When Jesus opened our sensory faculties to his love, he said to us, “Be strong, fear not” (Isaiah 35:4)! It was as if he said to us, “As I have opened my heart to you, so you must open your heart to others.” Is this not why Saint James admonishes us with the order to “show no partiality as you adhere to the faith in our glorious Lord Jesus Christ” (James 2:1)? If we show partiality or favoritism to our neighbors within the Body of Christ, it must surely mean that we have not fully opened our hearts to God. If we show favoritism or partiality to our neighbors outside the Body of Christ, it must surely mean that we have not fully opened our hearts to others. We cannot forget that “anyone who needs me, and whom I can help, is my neighbor.”[2] It was Blessed Teresa of Calcutta who said, “I see God in every human being,” so fully had she opened her heart to God and to others. What keeps us from doing the same?

Here in Hawaii, we are blessed with the shining examples of two saints who opened their hearts fully to God and to others. Is this not why Mother Marianne said, “I am hungry for the work and I wish with all my heart to be one of the chosen ones” to serve at at Kalawao and Kalaupapa? Is this not why Father Damien said, “I wish to give myself unconditionally to the poor lepers?” Like Saint Damien and Saint Marianne, we, too, must first open ourselves to the word of God and then proclaim his praise in each encounter we have with others; we must open our hearts to see God in everyone, in our family, friends, and coworkers, yes, but also in the stranger, the homeless, the immigrant, and the refugee.

When Samuel Clemens – more commonly known as Mark Twain – visited these islands in 1866, he observed that the Roman Catholic Mission

…goes along quietly and unostentatiously; and its affairs are conducted with a wisdom which betrays the presence of a leader of distinguished ability. The Catholic clergy are honest, straightforward, frank, and open; they are industrious and devoted to their religion and their work; they never meddle; whatever they do can be relied on as being prompted by a good and worthy motive. These things disarm resentment – prejudice cannot exist in their presence.[3]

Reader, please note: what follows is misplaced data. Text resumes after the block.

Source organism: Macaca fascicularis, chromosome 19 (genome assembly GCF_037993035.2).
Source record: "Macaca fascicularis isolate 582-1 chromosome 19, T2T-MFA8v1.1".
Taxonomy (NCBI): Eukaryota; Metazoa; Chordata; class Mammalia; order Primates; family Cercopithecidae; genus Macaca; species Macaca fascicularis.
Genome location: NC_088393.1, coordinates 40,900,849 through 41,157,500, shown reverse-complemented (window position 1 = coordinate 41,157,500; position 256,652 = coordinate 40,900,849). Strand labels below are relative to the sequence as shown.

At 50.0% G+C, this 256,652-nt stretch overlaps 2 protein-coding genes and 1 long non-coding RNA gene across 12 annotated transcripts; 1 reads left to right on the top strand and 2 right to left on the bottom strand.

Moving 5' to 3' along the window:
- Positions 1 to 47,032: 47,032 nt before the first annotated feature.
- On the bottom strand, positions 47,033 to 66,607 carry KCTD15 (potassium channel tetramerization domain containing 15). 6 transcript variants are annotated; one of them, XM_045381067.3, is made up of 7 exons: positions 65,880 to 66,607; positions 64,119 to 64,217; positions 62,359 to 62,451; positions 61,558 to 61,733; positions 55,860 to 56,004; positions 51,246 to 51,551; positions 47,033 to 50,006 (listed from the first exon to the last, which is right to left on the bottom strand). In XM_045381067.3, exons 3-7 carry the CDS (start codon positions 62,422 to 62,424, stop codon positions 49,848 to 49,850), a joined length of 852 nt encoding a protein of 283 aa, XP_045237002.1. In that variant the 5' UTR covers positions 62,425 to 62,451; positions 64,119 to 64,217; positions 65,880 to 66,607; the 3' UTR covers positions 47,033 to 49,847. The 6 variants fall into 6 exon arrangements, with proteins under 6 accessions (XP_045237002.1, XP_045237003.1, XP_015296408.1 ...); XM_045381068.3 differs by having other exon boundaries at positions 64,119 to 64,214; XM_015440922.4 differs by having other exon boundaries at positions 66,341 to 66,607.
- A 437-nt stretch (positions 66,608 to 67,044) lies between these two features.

These are words of great praise, but it is what he said next that I find most striking: “Their religion is not nondescript – it is plain, out-and-out, undisguised, and unmistakable Catholicism. You know right where to find them when you want them.” Here is talking about the priests, but it seems to me he is also talking about the laity. To be unmistakably Catholic, what does this mean?

As Catholics, we are called to imitate Christ the Lord in all things, to be, if you will, manifestations of his love. To be unmistakably Catholic, then, is to be so closely conformed to Christ Jesus that we, too, do all things well, that we do all things with our hearts fully opened in love to God and to others.

If Mark Twain saw us at random moments in our lives today, would he think us to be unmistakably Catholic, or would he think us to be just slightly Catholic? It is not until we open our hearts fully to God and to others that we can be seen to be unmistakably Catholic. We must open our hearts to be so filled with the love of Jesus and that sin is driven out.

Let us, then, strive to make this prayer of Blessed John Henry Newman our own:
Dear Jesus…, penetrate and possess my whole being so utterly that my life may only be a radiance of yours. Shine through me and be so in me that every soul I come in contact with may feel your presence in my soul. Let them look up and see no longer me, but only Jesus! Stay with me and then I will begin to shine as you shine, so to shine as to be a light to others. The light, O Jesus, will be all from you; none of it will be mine. It will be you, shining on others through me.

If we can make these words our own with sincerity of heart, then it will rightly be said us, as well, that we have done all things well. Amen.

[1] Pope Benedict XVI, Angelus Address, 9 September 2012.
[2] Pope Benedict XVI, Deus caritas est, 15.
[3] In Mark Twain’s Letters from Hawaii. A. Grove Day, ed. (Honolulu: University of Hawaii Press, 1966), 175-176.